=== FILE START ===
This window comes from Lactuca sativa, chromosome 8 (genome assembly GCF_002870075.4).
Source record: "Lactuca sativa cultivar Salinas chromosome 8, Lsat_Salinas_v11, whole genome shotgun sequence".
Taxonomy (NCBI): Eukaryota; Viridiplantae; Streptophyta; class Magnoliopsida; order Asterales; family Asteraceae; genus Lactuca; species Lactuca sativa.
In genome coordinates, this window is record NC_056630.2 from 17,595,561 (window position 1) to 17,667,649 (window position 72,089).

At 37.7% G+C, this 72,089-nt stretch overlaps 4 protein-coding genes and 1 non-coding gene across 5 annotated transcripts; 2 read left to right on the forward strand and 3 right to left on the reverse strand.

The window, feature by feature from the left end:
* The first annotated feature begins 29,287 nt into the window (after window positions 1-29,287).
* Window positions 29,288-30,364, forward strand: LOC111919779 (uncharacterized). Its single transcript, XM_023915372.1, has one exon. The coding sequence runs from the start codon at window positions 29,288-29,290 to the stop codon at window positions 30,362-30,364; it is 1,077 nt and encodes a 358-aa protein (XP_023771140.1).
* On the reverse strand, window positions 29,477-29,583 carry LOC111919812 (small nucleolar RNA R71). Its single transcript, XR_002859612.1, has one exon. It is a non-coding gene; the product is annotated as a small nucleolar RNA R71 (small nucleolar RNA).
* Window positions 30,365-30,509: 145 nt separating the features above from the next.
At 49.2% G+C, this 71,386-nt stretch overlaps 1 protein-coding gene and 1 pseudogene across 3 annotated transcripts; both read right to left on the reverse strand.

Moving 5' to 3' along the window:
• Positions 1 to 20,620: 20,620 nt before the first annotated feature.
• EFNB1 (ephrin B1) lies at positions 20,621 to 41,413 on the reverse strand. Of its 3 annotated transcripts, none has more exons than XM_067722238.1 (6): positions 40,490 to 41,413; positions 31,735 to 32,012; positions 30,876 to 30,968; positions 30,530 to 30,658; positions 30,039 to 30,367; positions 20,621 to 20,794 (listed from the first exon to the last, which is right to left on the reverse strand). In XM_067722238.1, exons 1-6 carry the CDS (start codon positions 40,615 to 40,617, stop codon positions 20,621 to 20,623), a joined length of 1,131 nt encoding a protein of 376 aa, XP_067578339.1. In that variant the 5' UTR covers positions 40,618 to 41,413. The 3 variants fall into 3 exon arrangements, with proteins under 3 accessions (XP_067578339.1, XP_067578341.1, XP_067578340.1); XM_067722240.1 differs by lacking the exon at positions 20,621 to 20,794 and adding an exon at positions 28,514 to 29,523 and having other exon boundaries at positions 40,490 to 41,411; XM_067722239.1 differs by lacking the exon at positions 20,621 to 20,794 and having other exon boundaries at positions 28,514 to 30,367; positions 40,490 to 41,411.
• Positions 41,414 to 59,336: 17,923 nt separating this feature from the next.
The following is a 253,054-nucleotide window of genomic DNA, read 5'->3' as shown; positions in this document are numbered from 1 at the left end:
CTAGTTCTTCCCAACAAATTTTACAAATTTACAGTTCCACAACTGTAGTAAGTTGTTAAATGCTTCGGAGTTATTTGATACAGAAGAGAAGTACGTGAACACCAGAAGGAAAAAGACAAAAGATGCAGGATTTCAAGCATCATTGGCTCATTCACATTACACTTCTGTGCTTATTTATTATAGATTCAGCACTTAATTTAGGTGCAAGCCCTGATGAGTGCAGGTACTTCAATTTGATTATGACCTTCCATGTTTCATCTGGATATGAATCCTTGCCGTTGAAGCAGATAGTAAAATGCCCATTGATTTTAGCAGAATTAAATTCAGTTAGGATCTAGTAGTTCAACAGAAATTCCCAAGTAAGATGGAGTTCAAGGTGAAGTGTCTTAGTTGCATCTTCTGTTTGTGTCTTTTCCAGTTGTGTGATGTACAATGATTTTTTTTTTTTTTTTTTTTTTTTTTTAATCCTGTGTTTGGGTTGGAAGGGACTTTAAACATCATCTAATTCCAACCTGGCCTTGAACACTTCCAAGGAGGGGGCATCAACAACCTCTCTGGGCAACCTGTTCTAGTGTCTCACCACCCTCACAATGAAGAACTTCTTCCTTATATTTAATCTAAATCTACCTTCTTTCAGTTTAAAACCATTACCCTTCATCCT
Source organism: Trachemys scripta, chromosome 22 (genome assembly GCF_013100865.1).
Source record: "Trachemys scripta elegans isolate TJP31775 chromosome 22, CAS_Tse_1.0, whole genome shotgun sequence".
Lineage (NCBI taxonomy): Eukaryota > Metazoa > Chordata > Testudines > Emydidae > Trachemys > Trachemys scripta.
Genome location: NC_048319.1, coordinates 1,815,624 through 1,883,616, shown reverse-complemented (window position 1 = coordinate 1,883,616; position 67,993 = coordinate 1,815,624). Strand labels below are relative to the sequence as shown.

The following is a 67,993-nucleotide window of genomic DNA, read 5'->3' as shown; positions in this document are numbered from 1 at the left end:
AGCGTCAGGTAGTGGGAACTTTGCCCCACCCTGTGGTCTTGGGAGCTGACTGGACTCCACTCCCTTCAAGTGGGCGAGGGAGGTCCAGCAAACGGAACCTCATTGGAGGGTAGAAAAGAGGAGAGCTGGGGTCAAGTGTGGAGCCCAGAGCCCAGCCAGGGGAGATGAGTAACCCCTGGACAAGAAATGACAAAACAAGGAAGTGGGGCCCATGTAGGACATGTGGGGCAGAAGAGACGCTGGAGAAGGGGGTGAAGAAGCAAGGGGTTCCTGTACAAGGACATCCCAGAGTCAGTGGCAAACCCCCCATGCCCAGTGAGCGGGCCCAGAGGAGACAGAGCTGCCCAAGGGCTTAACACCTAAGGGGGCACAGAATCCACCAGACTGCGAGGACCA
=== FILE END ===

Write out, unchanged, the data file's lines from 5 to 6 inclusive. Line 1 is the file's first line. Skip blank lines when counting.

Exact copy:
At 37.7% G+C, this 72,089-nt stretch overlaps 4 protein-coding genes and 1 non-coding gene across 5 annotated transcripts; 2 read left to right on the forward strand and 3 right to left on the reverse strand.

The window, feature by feature from the left end: